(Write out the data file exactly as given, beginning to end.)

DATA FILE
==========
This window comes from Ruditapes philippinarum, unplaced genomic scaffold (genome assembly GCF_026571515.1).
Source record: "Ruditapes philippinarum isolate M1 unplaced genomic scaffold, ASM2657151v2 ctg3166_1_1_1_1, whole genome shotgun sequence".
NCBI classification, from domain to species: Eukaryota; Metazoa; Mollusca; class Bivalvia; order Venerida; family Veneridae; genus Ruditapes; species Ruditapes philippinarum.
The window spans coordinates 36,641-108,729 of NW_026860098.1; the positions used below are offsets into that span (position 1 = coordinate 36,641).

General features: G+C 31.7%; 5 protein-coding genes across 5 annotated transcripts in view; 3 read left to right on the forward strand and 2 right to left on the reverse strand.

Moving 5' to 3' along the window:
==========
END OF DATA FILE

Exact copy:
This window comes from Ruditapes philippinarum, unplaced genomic scaffold (genome assembly GCF_026571515.1).
Source record: "Ruditapes philippinarum isolate M1 unplaced genomic scaffold, ASM2657151v2 ctg3166_1_1_1_1, whole genome shotgun sequence".
NCBI classification, from domain to species: Eukaryota; Metazoa; Mollusca; class Bivalvia; order Venerida; family Veneridae; genus Ruditapes; species Ruditapes philippinarum.
The window spans coordinates 36,641-108,729 of NW_026860098.1; the positions used below are offsets into that span (position 1 = coordinate 36,641).

General features: G+C 31.7%; 5 protein-coding genes across 5 annotated transcripts in view; 3 read left to right on the forward strand and 2 right to left on the reverse strand.

Moving 5' to 3' along the window: